Wednesday, July 30, 2014

Alice Through Bloodstained Glass by Dan Adams

Alice was a normal girl in a normal world, without a concern beyond looking after her little sister and the heavy summer heat

And then the infected appeared. Ravenous zombies determined to eat everything in their path until nothing was left alive. In the first wave destroyed so much and left her with no-one to trust, no-one to rely on

Only herself, her anger and her will to survive.

I can see what this book is trying to do. I can see it trying to mash up Lewis Carol’s Alice with a gritty zombie apocalypse. I can see the attempt to meld the whacky and surreal with the dark and awful. Whimsical meets horrifying. Quixotic meets macabre. Outlandish absurdity meets cruel reality.
It was going to take the characters and concepts of Alice Through the Looking Glass, even lift entire chunks of Carrol’s dialogue and twist it into a desperate, gritty, horrifying fight for survival against the undead horde with lots of gore and loss

That’s a pretty tall order for any book.

And in places this book almost approaches it. I was amused by Catherine Pillar and her zombie killing magic mushrooms. Hare and Hatter weren’t too bad.

But that, sadly, is the limit of what it does manage it. Everything else – the Duchess, the Red Queen, the Cheshire cat (ye gods that was poor – a guy who grinned called “Chez” wasn’t enough, you have to actually have someone say he grinned like a Cheshire Cat? What’s the point of a melding/homage if you directly reference the source material like that?) was terribly convoluted or jarring. It didn’t work, it didn’t work at all.

It wasn’t silly enough, surreal enough or funny enough for the Lewis Carrol elements to work. The imported dialogue was clunky, grossly out of place and felt less like a homage and more like the author had hit their head – or the characters had. The references where either twisted sufficiently into the setting as to make them little more than a name or a reference (like the Mock Turtle or Gryphon) or so grossly out of place as to just break the whole scene – like the Queen of Hearts and her headchoppy silliness. This could work if it were more silly, if it were more absurd and ridiculous and laughable. It could have worked – but it wasn’t. The story wasn’t surreal enough to be intentionally ridiculous – it ended up just being plain ridiculous.

The same goes for the grittiness. We have the gore and the grief and the desperate battle for survival. We even have Alice who could be an interesting character – losing a beloved family member very early in the zombie apocalypse she is consumed by grief, guilt and hatred for the one she deems responsible for the death. She then goes through a series of traumatic disasters, sees groups form and die very quickly on the very first day. It’s actually quite realistic how it would happen – as she is a desperate fleeing survivor multiple times as various people try to come together only to be destroyed over and over again.

Alice burns out quickly. Her compassion, her empathy, her sense of any kind of duty towards others is dead by the end of the first day (kind of, the time line in this is awful). Alice cares about survival and revenge. She owes no loyalty to anyone else. Any affection she shows anyone is shallow and short lived. She has the same kind of burn out that you usually find in dystopian protagonists after a long period of loss and tragedy and it actually really works. I can really believe this character who really just doesn’t care any more – I can even believe and be impressed by this character who is actually willing to burn what little shreds of civilisation are left in order to get her revenge – because that’s all that matters now. Not survival, not friends, not colleagues who are hurting, not the future of the human race – that hatred, that need to kill, is the only thing keeping her going. It’s dark, it’s gritty and everything will burn, everything will fall and Alice does not care – she will revel in the ashes even if it ends up in her own death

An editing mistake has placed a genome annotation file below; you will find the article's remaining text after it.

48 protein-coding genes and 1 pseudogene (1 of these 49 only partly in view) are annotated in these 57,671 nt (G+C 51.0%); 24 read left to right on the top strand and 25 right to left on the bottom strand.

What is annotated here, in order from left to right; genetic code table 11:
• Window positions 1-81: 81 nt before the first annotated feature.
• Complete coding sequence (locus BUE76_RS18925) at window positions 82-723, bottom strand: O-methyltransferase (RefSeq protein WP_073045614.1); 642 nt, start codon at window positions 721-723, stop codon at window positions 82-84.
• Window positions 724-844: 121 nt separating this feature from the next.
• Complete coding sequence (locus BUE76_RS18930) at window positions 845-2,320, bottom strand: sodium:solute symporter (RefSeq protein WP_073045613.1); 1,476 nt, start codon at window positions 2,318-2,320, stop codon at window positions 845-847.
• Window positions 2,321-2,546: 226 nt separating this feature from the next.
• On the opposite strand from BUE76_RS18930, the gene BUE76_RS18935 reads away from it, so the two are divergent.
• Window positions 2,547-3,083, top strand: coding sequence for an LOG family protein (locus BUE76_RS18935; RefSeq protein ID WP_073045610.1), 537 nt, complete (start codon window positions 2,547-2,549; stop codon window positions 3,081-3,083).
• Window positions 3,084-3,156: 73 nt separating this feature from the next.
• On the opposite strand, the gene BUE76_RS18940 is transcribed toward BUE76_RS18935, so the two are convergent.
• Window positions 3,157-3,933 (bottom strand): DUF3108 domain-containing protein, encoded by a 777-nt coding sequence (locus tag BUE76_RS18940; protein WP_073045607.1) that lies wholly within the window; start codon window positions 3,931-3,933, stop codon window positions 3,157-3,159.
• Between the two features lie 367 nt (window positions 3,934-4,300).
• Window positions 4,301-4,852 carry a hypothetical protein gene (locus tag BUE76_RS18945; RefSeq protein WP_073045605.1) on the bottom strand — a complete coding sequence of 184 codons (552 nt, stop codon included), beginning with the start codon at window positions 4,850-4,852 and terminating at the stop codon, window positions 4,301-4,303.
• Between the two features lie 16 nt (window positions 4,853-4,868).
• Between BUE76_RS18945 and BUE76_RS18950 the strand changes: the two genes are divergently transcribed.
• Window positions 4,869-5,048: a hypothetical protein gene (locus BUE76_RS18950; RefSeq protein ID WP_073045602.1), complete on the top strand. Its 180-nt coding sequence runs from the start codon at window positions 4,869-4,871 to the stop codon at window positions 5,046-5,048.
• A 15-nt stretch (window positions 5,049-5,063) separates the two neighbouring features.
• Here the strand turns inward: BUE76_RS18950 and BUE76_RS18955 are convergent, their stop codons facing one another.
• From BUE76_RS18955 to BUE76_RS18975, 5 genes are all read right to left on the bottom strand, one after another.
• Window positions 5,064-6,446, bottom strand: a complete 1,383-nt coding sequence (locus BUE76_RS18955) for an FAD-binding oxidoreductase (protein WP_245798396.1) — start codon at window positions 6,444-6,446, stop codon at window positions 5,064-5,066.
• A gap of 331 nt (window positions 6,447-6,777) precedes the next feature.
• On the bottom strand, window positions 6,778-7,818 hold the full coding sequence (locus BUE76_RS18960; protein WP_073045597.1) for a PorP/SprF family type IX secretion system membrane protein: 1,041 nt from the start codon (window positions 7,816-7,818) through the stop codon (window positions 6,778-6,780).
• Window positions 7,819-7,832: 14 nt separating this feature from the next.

It’s that dark and it could have been really well done. And in this darkness, in all this bleakness and loss and rage and hatred and coldness they drop the Red Queen who yells off with her head or the Duchess and Alice having a dialogue that has been lifted directly, word for word, from Lewis Carrol. And the silliness breaks any pretence of this darkness working.

The two sides of this book are at war – and it’s a war that destroys both sides. We get the zany and the silly and then in walks Alice shooting people in the head because she has no reason to live. We have Alice reflecting that she barely cares whether she lives or dies and even those closest to her mean so little – and then there’s a nonsense quote from the duchess.

There are problems with the grittiness too – it’s too fast. Alice not only burns out in a day, but in about a week she becomes incalculably lethal with her pistols – always aiming for the head and she never ever misses. It becomes her thing. She goes from never having used a gun to Rambo in, at most, 10 days.

I think Chez is a POC – he has few lines and no prizes for guessing what happens to him. There are no LGBT people but Catherine Pillar throws out a few lesbian jokes to work on Alice’s convoluted quotes and the Victorian use of the word “queer”.

I would say it is an interesting concept – but, honestly, I’m not sure it could have ever worked. The two elements are just to disparate, one would have to be toned down or abandoned because together I don’t know if they could ever produce a coherent book.